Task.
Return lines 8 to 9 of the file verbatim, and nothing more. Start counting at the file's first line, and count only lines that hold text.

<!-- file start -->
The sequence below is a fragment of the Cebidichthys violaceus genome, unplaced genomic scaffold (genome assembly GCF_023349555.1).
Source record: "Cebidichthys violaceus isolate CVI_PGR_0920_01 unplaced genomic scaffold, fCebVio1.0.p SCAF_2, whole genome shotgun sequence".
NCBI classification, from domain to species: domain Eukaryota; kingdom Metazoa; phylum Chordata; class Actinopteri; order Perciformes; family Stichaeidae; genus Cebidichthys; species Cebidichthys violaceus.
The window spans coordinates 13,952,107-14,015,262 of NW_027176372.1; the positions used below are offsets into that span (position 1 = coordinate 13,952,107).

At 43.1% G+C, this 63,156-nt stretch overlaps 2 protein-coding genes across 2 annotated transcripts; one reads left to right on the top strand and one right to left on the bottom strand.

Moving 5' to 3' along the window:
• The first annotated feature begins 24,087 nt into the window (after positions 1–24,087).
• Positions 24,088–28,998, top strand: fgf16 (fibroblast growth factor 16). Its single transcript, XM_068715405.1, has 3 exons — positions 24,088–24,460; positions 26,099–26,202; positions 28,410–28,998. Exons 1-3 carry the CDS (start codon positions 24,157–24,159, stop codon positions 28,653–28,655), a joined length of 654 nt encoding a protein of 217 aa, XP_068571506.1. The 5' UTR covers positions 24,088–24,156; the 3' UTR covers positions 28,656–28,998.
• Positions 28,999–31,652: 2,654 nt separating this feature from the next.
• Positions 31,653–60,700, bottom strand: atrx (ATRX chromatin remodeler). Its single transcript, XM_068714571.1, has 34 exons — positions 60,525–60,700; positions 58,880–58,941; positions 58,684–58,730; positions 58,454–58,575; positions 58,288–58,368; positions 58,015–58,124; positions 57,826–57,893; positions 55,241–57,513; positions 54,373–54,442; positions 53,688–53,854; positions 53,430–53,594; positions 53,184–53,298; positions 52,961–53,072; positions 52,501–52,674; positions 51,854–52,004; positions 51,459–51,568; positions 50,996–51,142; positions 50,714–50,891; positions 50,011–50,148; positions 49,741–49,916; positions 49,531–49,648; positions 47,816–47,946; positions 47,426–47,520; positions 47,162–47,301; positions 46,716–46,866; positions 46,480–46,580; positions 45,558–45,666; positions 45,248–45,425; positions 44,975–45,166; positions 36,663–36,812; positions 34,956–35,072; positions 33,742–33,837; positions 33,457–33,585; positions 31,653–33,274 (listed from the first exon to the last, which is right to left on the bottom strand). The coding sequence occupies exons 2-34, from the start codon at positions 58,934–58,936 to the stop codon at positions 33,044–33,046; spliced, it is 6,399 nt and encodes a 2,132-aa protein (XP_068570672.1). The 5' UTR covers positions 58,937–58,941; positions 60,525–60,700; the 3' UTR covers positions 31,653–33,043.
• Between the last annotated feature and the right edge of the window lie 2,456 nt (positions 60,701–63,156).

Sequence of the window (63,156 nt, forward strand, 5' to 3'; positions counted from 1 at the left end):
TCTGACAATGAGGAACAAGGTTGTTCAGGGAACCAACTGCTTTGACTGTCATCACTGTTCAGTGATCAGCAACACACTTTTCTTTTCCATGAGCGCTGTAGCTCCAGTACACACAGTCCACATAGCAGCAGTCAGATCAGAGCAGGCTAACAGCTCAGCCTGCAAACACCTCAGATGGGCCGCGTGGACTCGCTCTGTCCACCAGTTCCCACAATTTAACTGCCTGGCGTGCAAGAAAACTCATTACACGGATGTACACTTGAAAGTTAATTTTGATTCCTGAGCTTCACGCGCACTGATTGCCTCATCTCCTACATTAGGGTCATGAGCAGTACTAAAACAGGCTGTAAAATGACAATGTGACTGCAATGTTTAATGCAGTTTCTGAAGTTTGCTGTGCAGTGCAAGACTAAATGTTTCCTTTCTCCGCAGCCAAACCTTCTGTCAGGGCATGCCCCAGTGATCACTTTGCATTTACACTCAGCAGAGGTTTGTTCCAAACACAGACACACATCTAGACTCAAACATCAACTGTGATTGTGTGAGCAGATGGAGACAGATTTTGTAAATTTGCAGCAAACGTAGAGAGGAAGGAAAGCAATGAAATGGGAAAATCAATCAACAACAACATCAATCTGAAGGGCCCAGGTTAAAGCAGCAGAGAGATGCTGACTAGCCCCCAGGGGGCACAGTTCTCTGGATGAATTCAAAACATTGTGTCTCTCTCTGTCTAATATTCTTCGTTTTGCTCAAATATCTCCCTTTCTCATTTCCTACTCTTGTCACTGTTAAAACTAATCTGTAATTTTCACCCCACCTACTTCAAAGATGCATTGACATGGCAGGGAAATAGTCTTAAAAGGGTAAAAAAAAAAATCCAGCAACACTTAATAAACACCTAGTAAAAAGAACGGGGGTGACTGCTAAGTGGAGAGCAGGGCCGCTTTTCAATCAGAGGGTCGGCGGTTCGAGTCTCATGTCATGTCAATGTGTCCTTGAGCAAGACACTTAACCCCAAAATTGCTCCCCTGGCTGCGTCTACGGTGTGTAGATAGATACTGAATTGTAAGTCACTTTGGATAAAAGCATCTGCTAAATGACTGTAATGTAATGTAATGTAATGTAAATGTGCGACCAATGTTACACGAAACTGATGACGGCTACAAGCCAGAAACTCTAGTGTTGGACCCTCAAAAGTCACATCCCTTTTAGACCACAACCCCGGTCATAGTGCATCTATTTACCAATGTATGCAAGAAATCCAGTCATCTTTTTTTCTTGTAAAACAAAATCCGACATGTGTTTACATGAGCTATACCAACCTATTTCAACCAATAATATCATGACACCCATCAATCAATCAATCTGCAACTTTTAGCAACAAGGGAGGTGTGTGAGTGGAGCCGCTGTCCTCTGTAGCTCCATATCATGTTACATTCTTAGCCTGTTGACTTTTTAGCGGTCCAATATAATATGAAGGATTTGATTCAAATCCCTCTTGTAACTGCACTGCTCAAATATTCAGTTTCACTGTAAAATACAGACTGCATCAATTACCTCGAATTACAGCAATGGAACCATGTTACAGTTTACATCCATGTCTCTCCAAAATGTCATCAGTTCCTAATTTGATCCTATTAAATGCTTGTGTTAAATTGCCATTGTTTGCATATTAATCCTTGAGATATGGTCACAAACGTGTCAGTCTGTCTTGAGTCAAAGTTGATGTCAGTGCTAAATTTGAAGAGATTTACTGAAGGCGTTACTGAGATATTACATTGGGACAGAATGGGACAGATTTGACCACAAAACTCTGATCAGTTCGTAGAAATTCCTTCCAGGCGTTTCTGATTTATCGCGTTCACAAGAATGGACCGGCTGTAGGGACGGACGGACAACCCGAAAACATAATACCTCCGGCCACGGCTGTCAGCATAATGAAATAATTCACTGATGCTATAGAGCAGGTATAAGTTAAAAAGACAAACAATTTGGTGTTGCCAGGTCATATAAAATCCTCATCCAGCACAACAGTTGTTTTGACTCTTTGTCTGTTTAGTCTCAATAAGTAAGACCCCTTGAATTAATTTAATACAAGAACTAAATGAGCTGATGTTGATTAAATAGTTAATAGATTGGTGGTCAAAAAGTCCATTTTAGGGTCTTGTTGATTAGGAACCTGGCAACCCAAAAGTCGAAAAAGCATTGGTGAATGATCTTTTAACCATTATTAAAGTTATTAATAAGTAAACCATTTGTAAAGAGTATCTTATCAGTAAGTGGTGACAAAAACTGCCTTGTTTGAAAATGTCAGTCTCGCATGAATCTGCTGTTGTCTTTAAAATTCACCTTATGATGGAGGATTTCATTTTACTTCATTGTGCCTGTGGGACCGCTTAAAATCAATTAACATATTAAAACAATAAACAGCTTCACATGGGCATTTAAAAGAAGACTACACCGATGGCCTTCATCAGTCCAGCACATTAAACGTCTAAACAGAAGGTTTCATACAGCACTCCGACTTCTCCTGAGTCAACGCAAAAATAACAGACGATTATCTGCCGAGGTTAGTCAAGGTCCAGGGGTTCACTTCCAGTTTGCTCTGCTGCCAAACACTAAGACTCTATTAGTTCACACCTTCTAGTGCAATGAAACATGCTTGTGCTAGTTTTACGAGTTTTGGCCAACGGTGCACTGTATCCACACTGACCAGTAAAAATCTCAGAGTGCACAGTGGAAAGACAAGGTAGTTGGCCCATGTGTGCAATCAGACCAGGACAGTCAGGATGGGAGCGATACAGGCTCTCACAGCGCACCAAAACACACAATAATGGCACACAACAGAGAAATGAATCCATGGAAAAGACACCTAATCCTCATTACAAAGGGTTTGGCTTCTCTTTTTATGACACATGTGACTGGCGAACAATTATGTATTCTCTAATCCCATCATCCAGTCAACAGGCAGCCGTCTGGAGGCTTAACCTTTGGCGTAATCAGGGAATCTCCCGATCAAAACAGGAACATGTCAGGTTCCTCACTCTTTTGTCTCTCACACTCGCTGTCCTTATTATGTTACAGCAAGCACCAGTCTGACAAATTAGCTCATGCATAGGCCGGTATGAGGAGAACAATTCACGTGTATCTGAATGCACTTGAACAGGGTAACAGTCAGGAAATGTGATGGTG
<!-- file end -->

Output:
• Positions 24,088–28,998, top strand: fgf16 (fibroblast growth factor 16). Its single transcript, XM_068715405.1, has 3 exons — positions 24,088–24,460; positions 26,099–26,202; positions 28,410–28,998. Exons 1-3 carry the CDS (start codon positions 24,157–24,159, stop codon positions 28,653–28,655), a joined length of 654 nt encoding a protein of 217 aa, XP_068571506.1. The 5' UTR covers positions 24,088–24,156; the 3' UTR covers positions 28,656–28,998.
• Positions 28,999–31,652: 2,654 nt separating this feature from the next.